With 2012 behind us, it's time to take a look at the new trends that resonated in the ETF market last year.
The best way to do that is to look at which newly launched ETFs garnered the most assets in 2012.
The methodology is inherently biased, as it disadvantages funds that launched later in the year, simply because they hadn't had enough time to gather assets.
Still, it notes a number of interesting trends. Moreover, even with the late start, a few late bloomers made the list, including two iShares ETFs—the iShares Core MSCI Emerging Markets ETF (NYSEArca: IEMG) and the iShares Core MSCI EAFE ETF (NYSEArca: IEFA). And they were close to the top, too.
So here they are, in reverse order, based on total assets under management on Dec. 31, 2012.
No. 12: Market Vectors Morningstar Wide Moat Research ETF (NYSEArca: MOAT)
IndexUniverse Segment: Equity: U.S. - Alpha-Seeking
Launch Date: April 24, 2012
Year-End 2012 AUM: $115.4 Million
The Market Vectors Morningstar Wide Moat Research fund (NYSEArca: MOAT) selects companies using Morningstar's "Wide Moat" methodology, which aims to identify firms with real competitive advantages versus their peers.
It's similar in many ways to the Elements Morningstar Wide Moat Focus ETN (NYSEArca: WMW), which launched a number of years ago and, with just $19 million in assets, has clearly struggled to pull in assets. But investors seem to like the fact that MOAT has a considerably lower price tag than WMW—49 basis points vs. WMW's 75. Also, it doesn't carry the credit risk of an ETN.
With ETN issues swept aside, Morningstar's name, savvy marketing and strong performance combined here to create a winner, with almost $120 million in assets.
No. 11: First Trust North American Energy Infrastructure Fund (NYSEArca: EMLP)
IndexUniverse Segment: Equity: U.S. MLPs
Launch Date: June 20, 2012
Year-End 2012 AUM: $123.7 Million
Who says investors don't like active strategies? This fast-growing ETF offers an active slant on the popular MLP space, aiming to identify funds with strong yields and solid capital appreciation potential.
The fund is managed by Energy Income Partners LLC, which has about $1.6 billion in assets under management. The ETF does, however, have a hefty annual expense ratio—0.95 percent. That's much more than competing MLP ETPs.
That price tag may be worth it, however, given EMLP's total return of 5.15 percent since its inception June 20, versus the largest competing ETF, the Alerian MLP ETF AMLP (NYSEArca: AMLP), which returned 4.27 percent over the same time period.
No. 10: UBS AG FI Enhanced Big Cap Growth ETN (NYSEArca: FBG)
IndexUniverse Segment: U.S. - Large Cap Growth
Launch Date: June 6, 2012
Year-End 2012 AUM: $139.8 Million
This UBS fund showed somewhat shocking growth for an isolated, leveraged ETF. The ETN operates on a somewhat unorthodox rebalancing strategy, aiming to produce double the returns of the large-cap Russell 1000 Index, but resetting whenever the index it tracks hits a certain level.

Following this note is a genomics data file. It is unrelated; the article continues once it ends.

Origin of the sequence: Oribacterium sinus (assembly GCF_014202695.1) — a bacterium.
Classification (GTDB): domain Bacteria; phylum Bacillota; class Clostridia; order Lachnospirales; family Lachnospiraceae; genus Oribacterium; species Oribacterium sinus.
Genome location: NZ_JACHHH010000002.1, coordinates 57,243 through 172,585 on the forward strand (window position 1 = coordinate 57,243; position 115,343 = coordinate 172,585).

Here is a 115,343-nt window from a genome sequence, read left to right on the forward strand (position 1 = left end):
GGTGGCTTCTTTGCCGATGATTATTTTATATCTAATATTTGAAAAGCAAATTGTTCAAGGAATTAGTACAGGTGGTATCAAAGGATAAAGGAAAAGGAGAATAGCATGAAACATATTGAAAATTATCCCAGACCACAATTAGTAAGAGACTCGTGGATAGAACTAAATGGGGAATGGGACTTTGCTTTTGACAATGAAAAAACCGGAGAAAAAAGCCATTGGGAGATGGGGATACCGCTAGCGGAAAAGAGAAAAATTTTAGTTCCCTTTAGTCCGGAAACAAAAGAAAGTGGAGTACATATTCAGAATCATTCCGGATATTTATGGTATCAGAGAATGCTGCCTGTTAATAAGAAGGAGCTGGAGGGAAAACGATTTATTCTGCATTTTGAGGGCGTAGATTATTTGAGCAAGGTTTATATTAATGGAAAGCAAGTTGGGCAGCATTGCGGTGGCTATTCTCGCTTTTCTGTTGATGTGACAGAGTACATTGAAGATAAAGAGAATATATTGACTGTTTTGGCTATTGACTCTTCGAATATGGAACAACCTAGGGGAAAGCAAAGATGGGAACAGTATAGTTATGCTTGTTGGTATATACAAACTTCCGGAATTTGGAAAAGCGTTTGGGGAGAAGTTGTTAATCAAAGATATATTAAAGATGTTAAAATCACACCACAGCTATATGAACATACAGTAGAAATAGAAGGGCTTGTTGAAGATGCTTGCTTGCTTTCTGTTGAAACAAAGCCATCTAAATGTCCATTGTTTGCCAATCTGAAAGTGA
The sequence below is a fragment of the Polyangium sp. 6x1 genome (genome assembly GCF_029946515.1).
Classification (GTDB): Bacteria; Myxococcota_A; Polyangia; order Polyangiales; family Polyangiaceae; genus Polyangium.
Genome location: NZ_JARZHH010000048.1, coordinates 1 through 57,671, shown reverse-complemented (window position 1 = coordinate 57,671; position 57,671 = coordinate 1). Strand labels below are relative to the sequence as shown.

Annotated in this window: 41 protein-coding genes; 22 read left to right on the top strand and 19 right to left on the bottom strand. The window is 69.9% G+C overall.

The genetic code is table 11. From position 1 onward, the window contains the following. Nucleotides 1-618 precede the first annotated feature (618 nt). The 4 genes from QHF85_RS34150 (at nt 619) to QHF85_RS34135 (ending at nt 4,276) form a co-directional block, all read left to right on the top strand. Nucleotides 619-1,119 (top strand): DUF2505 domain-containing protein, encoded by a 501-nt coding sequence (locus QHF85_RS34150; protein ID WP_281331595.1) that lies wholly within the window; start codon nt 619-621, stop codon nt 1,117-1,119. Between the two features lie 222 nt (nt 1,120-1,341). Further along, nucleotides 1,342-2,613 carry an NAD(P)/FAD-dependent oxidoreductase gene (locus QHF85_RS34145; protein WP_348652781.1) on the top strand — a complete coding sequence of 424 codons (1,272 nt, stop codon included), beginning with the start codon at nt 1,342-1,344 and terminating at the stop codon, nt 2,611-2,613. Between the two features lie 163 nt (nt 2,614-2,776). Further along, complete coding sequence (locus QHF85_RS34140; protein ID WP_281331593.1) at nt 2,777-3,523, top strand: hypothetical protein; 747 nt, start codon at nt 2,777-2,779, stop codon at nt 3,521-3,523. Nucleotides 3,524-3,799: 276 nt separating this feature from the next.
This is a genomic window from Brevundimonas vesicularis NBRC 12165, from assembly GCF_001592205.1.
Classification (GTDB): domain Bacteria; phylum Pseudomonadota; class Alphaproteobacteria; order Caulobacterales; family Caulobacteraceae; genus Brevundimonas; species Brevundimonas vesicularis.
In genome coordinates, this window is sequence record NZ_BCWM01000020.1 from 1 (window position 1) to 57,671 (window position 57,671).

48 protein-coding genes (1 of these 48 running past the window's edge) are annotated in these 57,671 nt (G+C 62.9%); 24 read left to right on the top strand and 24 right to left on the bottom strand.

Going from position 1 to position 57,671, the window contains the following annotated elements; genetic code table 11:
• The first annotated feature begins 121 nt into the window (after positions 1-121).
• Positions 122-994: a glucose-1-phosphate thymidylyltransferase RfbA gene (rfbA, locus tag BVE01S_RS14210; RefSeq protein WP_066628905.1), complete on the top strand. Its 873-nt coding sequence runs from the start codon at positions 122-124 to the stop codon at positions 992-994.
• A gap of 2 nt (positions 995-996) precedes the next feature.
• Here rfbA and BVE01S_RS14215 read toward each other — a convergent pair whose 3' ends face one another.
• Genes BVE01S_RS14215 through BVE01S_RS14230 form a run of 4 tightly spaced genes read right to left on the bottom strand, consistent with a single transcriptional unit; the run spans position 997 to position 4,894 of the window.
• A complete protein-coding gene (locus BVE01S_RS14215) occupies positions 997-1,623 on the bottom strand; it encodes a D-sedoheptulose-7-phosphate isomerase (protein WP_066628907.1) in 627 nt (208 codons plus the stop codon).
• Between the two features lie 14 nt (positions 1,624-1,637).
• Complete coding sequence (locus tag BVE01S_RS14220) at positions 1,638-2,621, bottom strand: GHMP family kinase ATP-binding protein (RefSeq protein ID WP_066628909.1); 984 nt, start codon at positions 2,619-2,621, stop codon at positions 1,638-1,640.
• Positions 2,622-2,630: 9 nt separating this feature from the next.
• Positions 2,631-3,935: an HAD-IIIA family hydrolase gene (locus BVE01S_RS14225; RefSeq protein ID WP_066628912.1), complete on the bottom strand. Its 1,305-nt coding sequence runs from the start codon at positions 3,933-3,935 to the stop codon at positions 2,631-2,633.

FBG is not part of the UBS E-Tracs family, but there appears to be internal demand for FBG from UBS clients. UBS charges a fee for FBG that varies with Libor. Still, for all the idiosyncrasies of FBG, it pulled in $139 million in just six months since its inception, which is surely noteworthy.
No. 9: iShares Treasury Bond Fund (NYSEArca: GOVT)
IndexUniverse Segment: Fixed Income: U.S. Government Treasury
Launch Date: Feb. 14, 2012
Year-End 2012 AUM: $146.2 Million
The iShares Treasury Bond ETF (NYSEArca: GOVT) rapidly became the sweetheart of its segment following its launch on Feb. 14, 2012.
This product seems to have effectively filled a gap in the iShares lineup, offering core exposure to a market-cap-weighted index of U.S. Treasury bonds with maturities of one year or more.
Given the growing interest in targeted slices of the fixed-income space, a broad-based Treasury ETF was natural, and appears to have been welcome.
No. 8: iShares Emerging Markets High Yield Bond Fund (BATS: EMHY)
IndexUniverse Segment: Fixed Income: Emerging Markets - Broad Market High Yield
Launch Date: April 3, 2012
Year-End 2012 AUM: $198.3 Million
Combine two popular themes—emerging markets debt and high-yield bonds—and what do you get? A popular new ETF.
The iShares Emerging Markets High Yield Bond Fund (BATS: EMHY) won fans among investors looking for credits with higher-than-average yields coming from markets that are growing aggressively.
As the only fund in its segment, EMHY seems to have launched at the perfect time to fill a niche, as the nearly $200 million in assets clearly shows.
No. 7: Market Vectors International High Yield Bond ETF (NYSEArca: IHY)
IndexUniverse Segment: Fixed Income: Global Ex-U.S. - Corporate High Yield
Launch Date: April 2, 2012
Year-End 2012 AUM: $209.9 Million
The Market Vectors International High Yield Bond ETF (NYSEArca: IHY) saw success in 2012 for many of the same reasons as EMHY.
However, unlike EMHY, IHY includes developed international, in addition to emerging market, bonds.
Also similar to EMHY, it's the only fund of its kind, and its April 2012 launch fortuitously struck a chord among investors.